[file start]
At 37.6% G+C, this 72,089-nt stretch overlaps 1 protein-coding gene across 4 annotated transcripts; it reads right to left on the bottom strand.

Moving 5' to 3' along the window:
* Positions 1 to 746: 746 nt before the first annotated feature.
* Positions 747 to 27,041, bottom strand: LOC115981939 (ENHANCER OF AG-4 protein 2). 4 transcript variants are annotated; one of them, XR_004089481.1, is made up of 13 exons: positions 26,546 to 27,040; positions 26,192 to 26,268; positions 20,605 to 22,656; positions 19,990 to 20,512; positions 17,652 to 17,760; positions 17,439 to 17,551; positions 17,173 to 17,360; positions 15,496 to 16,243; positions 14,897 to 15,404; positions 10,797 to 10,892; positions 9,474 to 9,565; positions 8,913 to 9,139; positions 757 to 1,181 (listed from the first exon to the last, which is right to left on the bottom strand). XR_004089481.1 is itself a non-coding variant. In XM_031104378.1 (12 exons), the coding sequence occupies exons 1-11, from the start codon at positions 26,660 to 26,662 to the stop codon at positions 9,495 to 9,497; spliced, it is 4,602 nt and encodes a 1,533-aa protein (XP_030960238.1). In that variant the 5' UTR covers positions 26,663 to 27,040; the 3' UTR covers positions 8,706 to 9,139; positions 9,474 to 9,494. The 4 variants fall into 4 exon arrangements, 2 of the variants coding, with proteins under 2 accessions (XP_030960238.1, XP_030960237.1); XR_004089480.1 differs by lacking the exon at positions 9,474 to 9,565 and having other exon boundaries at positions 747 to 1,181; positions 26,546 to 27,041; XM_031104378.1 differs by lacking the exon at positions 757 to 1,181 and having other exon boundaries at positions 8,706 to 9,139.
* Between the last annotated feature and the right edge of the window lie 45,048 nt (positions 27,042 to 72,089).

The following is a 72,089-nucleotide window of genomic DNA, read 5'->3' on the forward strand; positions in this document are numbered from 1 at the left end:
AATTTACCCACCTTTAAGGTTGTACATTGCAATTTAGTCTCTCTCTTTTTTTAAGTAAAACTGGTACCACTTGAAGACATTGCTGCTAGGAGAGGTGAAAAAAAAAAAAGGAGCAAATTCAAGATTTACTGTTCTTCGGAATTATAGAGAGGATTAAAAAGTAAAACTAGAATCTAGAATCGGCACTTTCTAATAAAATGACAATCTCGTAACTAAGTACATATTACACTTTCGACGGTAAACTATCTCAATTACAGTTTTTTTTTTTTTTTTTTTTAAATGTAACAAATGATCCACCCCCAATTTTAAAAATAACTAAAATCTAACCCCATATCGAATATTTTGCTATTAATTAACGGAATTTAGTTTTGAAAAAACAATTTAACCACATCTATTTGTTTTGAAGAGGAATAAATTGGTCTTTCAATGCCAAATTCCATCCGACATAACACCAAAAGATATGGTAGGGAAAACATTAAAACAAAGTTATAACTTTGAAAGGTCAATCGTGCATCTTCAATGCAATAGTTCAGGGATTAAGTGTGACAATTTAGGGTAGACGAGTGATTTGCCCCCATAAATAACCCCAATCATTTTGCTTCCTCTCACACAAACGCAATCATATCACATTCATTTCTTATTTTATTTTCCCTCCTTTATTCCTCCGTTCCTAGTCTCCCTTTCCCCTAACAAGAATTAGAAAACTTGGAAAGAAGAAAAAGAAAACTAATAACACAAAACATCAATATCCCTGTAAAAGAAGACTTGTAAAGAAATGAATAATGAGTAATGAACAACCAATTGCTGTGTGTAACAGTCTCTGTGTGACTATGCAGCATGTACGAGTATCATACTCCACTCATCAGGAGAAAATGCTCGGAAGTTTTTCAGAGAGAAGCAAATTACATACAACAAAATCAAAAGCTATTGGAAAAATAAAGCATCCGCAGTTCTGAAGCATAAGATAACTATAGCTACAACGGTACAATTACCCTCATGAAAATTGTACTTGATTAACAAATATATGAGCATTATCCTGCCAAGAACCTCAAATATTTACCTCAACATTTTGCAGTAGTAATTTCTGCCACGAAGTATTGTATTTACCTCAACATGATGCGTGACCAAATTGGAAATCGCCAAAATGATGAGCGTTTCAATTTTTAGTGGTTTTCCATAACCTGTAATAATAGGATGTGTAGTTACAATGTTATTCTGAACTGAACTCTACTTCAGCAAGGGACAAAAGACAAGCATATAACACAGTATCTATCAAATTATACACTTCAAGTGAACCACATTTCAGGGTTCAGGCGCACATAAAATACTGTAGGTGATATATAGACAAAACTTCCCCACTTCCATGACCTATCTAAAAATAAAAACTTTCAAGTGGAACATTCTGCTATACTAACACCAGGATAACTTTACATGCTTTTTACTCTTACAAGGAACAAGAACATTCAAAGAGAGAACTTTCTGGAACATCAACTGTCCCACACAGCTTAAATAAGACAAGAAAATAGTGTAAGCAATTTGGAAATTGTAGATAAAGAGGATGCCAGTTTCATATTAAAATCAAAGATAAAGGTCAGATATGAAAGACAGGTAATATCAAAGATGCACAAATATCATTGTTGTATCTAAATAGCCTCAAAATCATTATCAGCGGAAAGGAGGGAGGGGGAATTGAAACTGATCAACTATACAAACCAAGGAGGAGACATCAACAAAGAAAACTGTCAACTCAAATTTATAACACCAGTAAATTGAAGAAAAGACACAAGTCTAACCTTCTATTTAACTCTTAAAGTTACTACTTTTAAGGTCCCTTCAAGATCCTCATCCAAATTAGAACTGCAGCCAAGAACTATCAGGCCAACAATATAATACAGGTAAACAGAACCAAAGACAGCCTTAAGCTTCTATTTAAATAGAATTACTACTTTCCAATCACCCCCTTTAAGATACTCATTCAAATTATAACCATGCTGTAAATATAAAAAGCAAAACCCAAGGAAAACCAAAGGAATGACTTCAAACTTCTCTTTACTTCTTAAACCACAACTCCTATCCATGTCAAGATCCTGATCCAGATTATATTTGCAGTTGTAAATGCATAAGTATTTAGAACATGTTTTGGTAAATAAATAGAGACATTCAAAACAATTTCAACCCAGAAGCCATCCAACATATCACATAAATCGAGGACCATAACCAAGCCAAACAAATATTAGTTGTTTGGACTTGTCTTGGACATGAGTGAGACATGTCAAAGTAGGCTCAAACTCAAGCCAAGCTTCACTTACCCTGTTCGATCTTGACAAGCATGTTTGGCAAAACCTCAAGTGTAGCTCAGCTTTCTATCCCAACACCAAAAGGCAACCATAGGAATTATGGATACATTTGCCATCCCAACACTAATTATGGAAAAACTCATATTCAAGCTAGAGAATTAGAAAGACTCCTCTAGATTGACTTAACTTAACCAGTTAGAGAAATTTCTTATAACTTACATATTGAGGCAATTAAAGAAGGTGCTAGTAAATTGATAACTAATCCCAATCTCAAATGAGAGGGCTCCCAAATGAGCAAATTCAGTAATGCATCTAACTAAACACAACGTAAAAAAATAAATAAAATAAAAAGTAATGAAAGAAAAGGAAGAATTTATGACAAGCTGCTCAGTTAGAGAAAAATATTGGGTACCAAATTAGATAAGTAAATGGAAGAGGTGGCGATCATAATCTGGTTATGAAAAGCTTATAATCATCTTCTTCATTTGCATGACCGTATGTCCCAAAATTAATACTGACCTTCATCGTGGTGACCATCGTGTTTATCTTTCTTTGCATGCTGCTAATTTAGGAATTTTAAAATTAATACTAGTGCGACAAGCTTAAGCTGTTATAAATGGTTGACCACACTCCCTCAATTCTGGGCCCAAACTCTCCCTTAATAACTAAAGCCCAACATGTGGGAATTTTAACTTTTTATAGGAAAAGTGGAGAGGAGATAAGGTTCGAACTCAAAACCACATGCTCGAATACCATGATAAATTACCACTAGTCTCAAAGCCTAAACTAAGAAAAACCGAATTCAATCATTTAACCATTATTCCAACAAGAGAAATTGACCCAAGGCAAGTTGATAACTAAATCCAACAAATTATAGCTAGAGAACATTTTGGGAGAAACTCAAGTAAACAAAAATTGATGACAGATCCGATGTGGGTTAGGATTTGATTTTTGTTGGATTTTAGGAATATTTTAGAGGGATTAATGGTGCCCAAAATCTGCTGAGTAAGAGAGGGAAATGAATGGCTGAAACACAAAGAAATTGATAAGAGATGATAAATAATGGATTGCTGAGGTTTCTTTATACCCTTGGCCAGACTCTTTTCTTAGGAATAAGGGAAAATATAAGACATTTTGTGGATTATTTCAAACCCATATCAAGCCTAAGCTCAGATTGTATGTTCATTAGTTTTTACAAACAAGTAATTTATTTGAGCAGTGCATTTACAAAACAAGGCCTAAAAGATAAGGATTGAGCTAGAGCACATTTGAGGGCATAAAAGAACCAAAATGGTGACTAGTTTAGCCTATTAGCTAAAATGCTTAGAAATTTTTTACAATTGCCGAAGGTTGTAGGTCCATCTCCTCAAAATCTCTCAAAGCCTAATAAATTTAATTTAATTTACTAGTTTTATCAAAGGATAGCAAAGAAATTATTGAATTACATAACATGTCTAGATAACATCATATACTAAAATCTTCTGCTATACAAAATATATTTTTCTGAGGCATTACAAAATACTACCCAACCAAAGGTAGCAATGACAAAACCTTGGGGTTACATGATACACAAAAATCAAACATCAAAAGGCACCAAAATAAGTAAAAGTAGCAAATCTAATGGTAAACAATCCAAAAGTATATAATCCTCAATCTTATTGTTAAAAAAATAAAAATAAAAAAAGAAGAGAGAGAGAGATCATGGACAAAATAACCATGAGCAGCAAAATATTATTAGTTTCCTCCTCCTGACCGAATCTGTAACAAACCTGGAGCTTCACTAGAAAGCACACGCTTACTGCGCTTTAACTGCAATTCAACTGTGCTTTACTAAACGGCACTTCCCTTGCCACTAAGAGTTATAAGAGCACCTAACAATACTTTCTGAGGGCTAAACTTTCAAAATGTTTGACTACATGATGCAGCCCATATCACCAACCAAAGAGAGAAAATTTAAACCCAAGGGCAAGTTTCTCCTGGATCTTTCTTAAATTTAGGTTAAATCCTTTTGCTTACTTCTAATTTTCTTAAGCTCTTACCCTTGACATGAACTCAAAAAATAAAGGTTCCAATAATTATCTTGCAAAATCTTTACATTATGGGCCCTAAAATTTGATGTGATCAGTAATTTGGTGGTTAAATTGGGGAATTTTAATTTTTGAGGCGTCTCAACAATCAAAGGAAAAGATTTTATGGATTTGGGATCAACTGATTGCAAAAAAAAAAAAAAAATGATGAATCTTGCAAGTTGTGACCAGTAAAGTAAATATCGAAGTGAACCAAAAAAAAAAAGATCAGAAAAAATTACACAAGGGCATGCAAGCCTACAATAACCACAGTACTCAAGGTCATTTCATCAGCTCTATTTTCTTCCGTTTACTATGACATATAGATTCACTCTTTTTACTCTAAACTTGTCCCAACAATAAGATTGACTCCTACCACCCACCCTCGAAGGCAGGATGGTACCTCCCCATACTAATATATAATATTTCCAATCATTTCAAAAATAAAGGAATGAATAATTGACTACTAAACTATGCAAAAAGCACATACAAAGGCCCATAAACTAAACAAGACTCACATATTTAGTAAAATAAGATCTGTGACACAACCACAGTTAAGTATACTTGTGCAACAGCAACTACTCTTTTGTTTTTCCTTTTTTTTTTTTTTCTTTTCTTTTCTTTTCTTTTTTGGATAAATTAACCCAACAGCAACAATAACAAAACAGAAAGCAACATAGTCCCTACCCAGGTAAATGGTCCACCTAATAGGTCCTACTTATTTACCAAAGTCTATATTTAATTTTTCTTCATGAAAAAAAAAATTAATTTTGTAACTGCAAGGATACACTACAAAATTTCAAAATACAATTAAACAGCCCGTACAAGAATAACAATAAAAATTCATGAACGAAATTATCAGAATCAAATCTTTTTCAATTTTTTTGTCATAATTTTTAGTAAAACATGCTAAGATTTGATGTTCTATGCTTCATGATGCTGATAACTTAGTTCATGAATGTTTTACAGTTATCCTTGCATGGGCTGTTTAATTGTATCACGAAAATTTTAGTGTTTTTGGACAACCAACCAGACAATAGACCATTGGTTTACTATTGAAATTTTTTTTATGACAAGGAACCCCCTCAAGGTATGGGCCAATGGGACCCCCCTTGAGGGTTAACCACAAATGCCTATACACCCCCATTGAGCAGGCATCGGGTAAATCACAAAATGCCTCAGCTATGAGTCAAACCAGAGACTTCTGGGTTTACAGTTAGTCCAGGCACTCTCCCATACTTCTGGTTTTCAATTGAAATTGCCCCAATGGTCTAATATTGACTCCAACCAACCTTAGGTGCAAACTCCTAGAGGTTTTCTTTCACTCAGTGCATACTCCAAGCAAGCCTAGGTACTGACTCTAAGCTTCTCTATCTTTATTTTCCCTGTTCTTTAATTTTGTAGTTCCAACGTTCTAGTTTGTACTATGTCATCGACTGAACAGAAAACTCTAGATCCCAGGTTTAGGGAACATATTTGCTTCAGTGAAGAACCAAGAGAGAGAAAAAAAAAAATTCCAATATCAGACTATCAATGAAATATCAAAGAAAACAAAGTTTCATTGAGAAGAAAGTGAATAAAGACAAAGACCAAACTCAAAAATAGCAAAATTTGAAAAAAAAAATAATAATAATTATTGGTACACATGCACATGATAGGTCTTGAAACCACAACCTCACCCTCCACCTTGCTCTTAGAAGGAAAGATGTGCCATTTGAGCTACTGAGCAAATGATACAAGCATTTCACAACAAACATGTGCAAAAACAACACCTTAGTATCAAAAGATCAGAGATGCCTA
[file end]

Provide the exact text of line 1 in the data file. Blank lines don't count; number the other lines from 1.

At 37.6% G+C, this 72,089-nt stretch overlaps 1 protein-coding gene across 4 annotated transcripts; it reads right to left on the bottom strand.